A significant amount of support has arisen for Loudoun County Supervisor Eugene Delgaudio (R-Sterling) after the Loudoun Board of Supervisors recently censured him, took over his $100,000 office budget, took away his staff and removed him from any outside boards. The Post’s Caitlin Gibson reported Sunday that the Loudoun County Republican Committee is outraged at the treatment of Delgaudio, and is preparing to demand that the county board reverse itself and restore to Delgaudio all of the rights and privileges he formerly enjoyed.
As a longtime courts reporter, I wondered if Delgaudio was given a fair shake by the board, after a special grand jury found that the longtime supervisor and anti-gay crusader had broken no laws. He and his supporters argue that he wasn’t given due process — that he had inadequate advance notice of the censure hearing, and was unable to fully present his defense. He didn’t testify before the grand jury, though he did provide them the documents they requested, according to their report. Delgaudio’s lawyer, Charles King, said Delgaudio received the charges from his board colleagues “less than 48 hours before the meeting,” and King was not allowed to make a detailed presentation to the board.
King also said Delgaudio had defenses to at least two key points, first revealed by Gibson in The Post last year, saying that Delgaudio “was not running Public Advocate,” Delgaudio’s anti-gay lobbying firm, “out of his county office.” He also said that Donna Mateer, the former aide who went public with allegations of misdeeds by Delgaudio, “was not sitting around making fundraising calls all day long.” King added, “There was no due process…They had to hear him out. And they didn’t do that.”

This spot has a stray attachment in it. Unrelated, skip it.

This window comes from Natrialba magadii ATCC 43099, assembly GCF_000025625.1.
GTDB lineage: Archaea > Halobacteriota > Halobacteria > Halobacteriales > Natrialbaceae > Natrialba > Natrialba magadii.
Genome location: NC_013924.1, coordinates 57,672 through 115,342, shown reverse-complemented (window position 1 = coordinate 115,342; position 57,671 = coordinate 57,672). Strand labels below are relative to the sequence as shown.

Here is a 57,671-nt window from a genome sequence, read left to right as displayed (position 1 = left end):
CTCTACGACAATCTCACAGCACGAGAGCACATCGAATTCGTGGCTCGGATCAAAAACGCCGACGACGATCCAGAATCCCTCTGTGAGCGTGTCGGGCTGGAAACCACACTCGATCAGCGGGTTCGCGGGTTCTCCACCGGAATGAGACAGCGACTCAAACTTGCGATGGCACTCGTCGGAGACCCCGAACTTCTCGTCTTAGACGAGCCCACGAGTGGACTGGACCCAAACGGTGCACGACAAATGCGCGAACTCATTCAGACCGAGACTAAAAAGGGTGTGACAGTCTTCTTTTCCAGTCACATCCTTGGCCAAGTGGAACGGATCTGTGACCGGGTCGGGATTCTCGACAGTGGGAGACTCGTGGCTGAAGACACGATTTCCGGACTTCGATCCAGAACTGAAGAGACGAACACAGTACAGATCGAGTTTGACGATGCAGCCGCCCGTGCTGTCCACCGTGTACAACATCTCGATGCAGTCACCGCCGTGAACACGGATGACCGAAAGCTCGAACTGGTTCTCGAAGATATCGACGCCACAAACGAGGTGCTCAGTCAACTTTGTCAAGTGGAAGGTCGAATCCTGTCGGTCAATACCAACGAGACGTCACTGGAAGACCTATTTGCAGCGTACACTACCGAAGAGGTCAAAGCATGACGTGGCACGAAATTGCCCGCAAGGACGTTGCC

State Sen.Dick Black (R-Loudoun) released a statement which said, “I would not vote for punitive action against someone who successfully weathered a six-month grand jury investigation. And I certainly would not vote to fire Eugene’s aide and deprive Sterling Park of their right to full and proper representation.” Other Delgaudio supporters also noted that one of the most eye-popping allegations discussed by the grand jury report, that Delgaudio may have received two $5,000 campaign contributions and not reported them, was not mentioned in the board’s charges against him.
Delgaudio’s colleagues on the all-Republican Loudoun board largely disagree with the support for Delgaudio, and seem disinclined to revisit their move any time soon. And Chairman Scott York made several points to me up front: that Delgaudio had known since July 3, as most everyone did, that Delgaudio’s status would be discussed at the July 17 meeting, and also that “this is not a court of law. It’s more like a family disciplinary council,” and so rules of evidence and legal procedure aren’t in play.